Ontology identification problem

Introduction: The ontology identification problem for unreflective diamond maximizers

A simplified but still very difficult open problem in AI alignment is to state an unbounded program implementing a diamond maximizer that will turn as much of the physical universe into diamond as possible. The goal of “making diamonds” was chosen to have a crisp-seeming definition for our universe (the amount of diamond is the number of carbon atoms covalently bound to four other carbon atoms). If we can crisply define exactly what a ‘diamond’ is, we can avert issues of trying to convey complex values into the agent. (The unreflective diamond maximizer putatively has unlimited computing power, runs on a Cartesian processor, and confronts no other agents similar to itself. This averts many other problems of reflectivity, decision theory and value alignment.)

Even with a seemingly crisp goal of “make diamonds”, we might still run into two problems if we tried to write a hand-coded object-level utility function that identified the amount of diamond material:

  • Unknown substrate: We might not know the true, fundamental ontology of our own universe, hence not know what stuff diamonds are really made of. (What exactly is a carbon atom? If you say it’s a nucleus with six protons, what’s a proton? If you define a proton as being made of quarks, what if there are unknown other particles underlying quarks?)

  • It seems intuitively like there ought to be some way to identify carbon atoms to an AI in some way that doesn’t depend on talking about quarks. Doing this is part of the ontology identification problem.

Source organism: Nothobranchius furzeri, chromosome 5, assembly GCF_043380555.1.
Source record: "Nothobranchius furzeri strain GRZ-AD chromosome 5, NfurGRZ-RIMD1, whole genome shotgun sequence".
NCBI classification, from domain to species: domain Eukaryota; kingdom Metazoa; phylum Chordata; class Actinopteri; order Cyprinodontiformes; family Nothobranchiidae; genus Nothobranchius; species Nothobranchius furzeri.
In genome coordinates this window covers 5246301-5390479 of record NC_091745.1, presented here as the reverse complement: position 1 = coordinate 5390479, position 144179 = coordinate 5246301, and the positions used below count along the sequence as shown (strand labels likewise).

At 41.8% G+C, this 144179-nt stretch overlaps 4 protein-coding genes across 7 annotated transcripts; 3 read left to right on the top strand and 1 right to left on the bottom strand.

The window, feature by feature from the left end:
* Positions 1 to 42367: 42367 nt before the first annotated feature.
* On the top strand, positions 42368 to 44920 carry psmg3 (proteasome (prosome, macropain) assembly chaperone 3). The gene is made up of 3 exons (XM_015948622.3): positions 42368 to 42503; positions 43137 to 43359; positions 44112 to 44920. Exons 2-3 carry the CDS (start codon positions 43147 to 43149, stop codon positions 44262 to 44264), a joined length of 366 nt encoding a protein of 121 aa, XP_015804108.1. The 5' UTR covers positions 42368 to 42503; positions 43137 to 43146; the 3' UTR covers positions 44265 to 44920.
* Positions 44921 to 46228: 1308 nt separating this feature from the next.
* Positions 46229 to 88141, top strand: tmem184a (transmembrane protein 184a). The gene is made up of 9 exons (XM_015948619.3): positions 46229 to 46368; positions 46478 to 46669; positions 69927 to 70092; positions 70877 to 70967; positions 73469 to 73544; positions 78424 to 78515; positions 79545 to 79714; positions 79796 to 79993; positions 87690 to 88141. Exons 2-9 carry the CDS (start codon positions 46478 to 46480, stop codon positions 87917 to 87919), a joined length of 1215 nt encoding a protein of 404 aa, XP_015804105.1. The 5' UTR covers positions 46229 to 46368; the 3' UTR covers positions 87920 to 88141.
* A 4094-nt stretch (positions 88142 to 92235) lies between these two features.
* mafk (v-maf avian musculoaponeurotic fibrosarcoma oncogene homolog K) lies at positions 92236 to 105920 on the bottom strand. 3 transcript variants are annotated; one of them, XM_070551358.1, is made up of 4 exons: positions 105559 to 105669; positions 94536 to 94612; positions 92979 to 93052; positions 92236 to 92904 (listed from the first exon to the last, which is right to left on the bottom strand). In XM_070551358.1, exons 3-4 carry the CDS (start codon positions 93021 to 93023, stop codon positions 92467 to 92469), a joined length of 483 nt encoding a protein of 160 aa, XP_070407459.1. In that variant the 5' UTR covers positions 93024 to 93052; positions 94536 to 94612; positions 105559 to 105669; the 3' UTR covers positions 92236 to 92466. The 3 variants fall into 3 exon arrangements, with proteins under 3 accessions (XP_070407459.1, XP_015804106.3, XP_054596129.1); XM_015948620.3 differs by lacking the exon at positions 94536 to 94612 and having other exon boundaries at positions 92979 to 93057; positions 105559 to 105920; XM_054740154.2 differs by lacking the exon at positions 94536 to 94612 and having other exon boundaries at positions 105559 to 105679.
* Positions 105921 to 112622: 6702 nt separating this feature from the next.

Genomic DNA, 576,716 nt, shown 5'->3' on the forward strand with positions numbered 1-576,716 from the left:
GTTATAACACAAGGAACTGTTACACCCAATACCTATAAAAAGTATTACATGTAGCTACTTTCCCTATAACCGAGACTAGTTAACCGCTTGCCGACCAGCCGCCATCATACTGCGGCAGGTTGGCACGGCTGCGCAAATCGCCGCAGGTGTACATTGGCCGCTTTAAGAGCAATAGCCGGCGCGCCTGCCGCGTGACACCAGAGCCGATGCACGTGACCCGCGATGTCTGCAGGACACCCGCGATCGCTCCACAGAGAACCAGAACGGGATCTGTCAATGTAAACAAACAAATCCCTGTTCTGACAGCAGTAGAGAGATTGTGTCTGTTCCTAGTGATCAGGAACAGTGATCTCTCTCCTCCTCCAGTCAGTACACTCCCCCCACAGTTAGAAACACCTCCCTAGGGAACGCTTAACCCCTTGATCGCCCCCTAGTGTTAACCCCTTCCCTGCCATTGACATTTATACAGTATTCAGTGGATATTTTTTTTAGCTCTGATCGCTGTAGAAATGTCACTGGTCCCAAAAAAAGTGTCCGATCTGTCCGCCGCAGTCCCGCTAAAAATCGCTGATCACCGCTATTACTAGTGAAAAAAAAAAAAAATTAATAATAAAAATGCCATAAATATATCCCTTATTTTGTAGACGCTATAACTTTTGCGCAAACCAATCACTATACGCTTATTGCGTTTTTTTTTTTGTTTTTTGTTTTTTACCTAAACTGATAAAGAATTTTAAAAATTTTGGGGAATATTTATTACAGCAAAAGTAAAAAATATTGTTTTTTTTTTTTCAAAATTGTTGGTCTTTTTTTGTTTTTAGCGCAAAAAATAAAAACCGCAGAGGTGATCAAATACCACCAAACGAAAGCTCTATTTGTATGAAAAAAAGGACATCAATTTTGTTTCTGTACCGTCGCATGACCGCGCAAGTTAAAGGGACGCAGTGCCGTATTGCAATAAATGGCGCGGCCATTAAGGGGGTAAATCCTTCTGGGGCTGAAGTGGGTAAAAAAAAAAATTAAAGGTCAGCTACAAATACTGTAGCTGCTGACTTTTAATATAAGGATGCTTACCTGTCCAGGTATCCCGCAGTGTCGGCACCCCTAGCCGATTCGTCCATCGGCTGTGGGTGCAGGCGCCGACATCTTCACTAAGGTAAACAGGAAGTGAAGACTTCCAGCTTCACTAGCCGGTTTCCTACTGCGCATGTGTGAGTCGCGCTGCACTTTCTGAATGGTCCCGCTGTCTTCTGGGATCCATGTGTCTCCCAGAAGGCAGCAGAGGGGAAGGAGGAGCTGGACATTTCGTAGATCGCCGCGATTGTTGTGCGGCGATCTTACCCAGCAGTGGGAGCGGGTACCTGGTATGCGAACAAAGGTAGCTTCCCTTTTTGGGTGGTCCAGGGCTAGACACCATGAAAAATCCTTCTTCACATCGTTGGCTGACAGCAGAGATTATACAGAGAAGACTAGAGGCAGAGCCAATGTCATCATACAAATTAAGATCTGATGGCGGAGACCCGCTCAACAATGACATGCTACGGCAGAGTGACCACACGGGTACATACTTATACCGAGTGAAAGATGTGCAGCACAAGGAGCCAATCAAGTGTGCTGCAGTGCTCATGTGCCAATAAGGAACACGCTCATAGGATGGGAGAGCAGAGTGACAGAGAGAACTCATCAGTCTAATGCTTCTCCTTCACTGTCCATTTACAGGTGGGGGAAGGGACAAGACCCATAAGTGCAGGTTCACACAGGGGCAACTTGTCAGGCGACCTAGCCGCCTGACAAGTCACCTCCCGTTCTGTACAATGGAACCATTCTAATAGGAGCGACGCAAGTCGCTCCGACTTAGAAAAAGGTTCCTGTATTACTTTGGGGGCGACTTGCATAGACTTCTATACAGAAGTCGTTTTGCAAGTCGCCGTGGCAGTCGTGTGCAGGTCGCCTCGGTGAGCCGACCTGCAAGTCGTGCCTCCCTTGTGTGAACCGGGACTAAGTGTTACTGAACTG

• Unknown representation: We might crisply know what diamonds are in our universe, but not know how to find diamonds inside the agent’s model of the environment.

  • Again, it seems intuitively like it ought to be possible to identify diamonds in the environment, even if we don’t know details of the agent’s exact internal representation. Doing this is part of the ontology identification problem.

To introduce the general issues in ontology identification, we’ll try to walk through the anticipated difficulties of constructing an unbounded agent that would maximize diamonds, by trying specific methods and suggesting anticipated difficulties of those methods.

Difficulty of making AIXI-tl maximize diamond

The classic unbounded agent—an agent using far more computing power than the size of its environment—is AIXI. Roughly speaking, AIXI considers all computable hypotheses for how its environment might be turning AIXI’s motor outputs into AIXI’s sensory inputs and rewards. We can think of AIXI’s hypothesis space as including all Turing machines that, sequentially given AIXI’s motor choices as inputs, will output a sequence of predicted sense items and rewards for AIXI. The finite variant AIXI-tl has a hypothesis space that includes all Turing machines that can be specified using fewer than \(l\) bits and run in less than time \(t\).